Your Thanksgiving turkey isn’t as all-American as you might think

The Thanksgiving turkey is a classic American immigrant story.
The Thanksgiving turkey is a classic American immigrant story.
Image: AP Photo/Collin Binkley
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The centerpiece of nearly every Thanksgiving table in the US is an immigrant.

The turkey might be indigenous to the Americas, but it was only after the bird was shipped to Europe that it became the flightless creature we eat today. According to US Department of Agriculture scientist Julie Long, wild turkeys were first domesticated around 800 BCE by the Mayans in what is present-day Mexico. Hundreds of years later, when Spanish conquistadors set foot in the New World around 1500 CE, they came across the birds and were enthralled by them.

“They thought ‘Oh my God, we need these,’ and they took the birds back to Europe,” Long says. At the time, Europeans were accustomed to eating other birds, like peacocks and storks. The turkeys were slightly bigger and had a less gamey taste.

But—especially by today’s standards—they were still relatively scrawny. So continental farmers bred them to carry more meat. The meatier birds still weren’t nearly as heavy as what people are accustomed to today, but for their time, it was a big enough difference that turkey meat became a popular source of poultry in several European countries. And when European colonists got in boats to cross the Atlantic Ocean once more, headed for cities such as Jamestown, they brought turkeys on board with them.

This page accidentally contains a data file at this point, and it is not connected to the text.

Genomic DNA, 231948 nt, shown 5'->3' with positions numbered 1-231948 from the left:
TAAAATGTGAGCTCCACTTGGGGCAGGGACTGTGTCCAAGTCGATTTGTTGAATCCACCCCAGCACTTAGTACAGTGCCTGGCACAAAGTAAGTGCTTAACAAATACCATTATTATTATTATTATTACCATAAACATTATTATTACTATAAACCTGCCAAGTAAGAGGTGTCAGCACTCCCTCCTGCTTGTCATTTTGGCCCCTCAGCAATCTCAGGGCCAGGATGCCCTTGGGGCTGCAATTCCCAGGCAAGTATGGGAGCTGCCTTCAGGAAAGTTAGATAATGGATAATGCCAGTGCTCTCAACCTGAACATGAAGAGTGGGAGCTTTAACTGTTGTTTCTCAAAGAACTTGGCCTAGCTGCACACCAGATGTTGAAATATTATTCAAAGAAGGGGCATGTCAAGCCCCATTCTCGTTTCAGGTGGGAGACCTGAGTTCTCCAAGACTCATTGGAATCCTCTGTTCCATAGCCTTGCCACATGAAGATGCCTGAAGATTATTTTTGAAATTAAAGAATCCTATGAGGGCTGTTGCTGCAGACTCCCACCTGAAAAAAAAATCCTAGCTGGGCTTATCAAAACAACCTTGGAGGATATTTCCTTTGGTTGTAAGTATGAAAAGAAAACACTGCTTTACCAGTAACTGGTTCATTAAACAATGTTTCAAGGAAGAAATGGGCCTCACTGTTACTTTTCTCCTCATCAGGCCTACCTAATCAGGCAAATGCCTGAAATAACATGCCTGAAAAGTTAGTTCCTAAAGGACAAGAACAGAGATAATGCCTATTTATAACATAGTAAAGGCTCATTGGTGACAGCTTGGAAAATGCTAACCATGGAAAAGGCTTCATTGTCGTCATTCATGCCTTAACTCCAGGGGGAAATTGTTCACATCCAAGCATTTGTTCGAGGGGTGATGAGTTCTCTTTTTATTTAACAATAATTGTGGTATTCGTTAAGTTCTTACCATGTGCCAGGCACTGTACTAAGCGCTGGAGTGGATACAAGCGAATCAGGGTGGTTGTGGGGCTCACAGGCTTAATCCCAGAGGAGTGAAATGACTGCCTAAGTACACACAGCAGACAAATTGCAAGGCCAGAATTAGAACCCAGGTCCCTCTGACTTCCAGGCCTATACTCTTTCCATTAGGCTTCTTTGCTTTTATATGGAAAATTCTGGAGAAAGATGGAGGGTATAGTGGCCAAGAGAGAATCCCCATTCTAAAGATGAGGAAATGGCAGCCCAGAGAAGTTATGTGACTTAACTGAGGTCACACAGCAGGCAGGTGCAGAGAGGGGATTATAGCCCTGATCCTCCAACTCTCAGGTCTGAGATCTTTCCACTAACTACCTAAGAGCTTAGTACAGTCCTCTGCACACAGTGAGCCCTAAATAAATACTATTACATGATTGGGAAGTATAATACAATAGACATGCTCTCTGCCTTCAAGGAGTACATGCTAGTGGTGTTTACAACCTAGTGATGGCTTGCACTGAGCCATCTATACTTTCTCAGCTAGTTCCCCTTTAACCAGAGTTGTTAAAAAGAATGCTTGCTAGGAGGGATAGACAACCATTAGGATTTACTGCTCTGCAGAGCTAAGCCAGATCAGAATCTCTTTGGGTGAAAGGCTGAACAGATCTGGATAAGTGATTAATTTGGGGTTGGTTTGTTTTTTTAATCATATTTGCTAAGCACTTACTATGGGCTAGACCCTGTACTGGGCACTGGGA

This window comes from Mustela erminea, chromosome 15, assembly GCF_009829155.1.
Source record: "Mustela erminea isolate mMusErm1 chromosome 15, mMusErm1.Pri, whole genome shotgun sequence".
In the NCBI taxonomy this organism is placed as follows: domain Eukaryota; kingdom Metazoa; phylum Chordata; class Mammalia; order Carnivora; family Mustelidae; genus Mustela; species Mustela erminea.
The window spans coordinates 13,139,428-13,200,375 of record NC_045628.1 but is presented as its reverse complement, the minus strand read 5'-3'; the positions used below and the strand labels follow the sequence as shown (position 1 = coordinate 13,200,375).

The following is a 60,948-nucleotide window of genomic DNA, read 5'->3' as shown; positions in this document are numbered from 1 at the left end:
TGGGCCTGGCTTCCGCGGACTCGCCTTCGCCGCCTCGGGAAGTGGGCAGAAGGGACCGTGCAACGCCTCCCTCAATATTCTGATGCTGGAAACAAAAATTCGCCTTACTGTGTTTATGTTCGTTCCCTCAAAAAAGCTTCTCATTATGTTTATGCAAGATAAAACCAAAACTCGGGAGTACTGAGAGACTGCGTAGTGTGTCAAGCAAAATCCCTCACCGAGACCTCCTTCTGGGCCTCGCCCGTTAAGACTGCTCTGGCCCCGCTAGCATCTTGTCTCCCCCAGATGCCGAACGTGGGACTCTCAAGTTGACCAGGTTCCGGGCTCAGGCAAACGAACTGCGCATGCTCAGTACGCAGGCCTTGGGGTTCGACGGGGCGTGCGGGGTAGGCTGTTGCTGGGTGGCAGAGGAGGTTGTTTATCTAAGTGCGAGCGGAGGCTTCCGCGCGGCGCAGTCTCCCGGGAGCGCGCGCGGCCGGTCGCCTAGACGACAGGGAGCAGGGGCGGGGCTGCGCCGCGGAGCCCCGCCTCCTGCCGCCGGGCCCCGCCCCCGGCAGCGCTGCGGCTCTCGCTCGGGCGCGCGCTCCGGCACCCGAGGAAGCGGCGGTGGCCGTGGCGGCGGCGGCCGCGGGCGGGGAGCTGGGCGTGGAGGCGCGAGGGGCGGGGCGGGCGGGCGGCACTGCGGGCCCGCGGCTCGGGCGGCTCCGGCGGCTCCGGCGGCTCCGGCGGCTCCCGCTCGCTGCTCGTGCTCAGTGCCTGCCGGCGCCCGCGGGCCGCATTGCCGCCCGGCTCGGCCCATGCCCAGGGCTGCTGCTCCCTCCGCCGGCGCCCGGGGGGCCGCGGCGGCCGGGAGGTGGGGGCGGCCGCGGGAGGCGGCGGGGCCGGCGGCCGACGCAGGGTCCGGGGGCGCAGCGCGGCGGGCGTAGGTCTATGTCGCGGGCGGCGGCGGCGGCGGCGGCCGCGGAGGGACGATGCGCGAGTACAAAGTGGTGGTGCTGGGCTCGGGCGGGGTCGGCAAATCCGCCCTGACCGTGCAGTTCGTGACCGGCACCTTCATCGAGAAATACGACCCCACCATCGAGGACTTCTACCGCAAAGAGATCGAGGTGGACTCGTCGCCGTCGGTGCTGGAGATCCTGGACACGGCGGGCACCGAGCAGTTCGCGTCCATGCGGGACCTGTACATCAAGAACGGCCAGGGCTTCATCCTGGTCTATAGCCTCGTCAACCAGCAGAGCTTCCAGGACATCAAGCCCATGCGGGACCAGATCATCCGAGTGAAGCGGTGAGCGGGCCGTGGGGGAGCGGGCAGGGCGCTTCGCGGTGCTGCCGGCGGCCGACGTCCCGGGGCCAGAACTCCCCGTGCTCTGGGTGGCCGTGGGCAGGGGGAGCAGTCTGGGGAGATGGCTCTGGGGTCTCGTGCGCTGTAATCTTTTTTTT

“So that’s how the birds got here,” Long explains, “but they were small birds.”

Up until the mid-1940s, most turkeys eaten in the US were the product of backyard flocks. But after World War II, the US Department of Agriculture began breeding a small, white-feathered turkey known as a “broad-breasted white”—a cross of about six different breeds—that was ideal for families who had in-house roasters. Those birds only grew to about 20 pounds, much smaller than the average 31-pound birds on the market today.

The tremendous growth in US turkey size that happened in the next few decades came thanks to commercial breeding companies, who in the 1960s began breeding the birds to be humongous. In fact, the birds grew to be so big they could no longer mate on their own, driving the need for a large-scale poultry-farming system in which the birds would be artificially inseminated by farm workers.

The modern-day birds that most Americans will buy, dress, roast, and carve up are all related to a handful of elite turkey lines specially created by breeders. The exact breeder information is a closely-guarded industry secret, but make no mistake: they are almost nothing like the turkeys that walked around with the Mayans, or even the smaller breeds developed by the USDA.

As Long puts it: “These elite lines are the Lamborghinis.”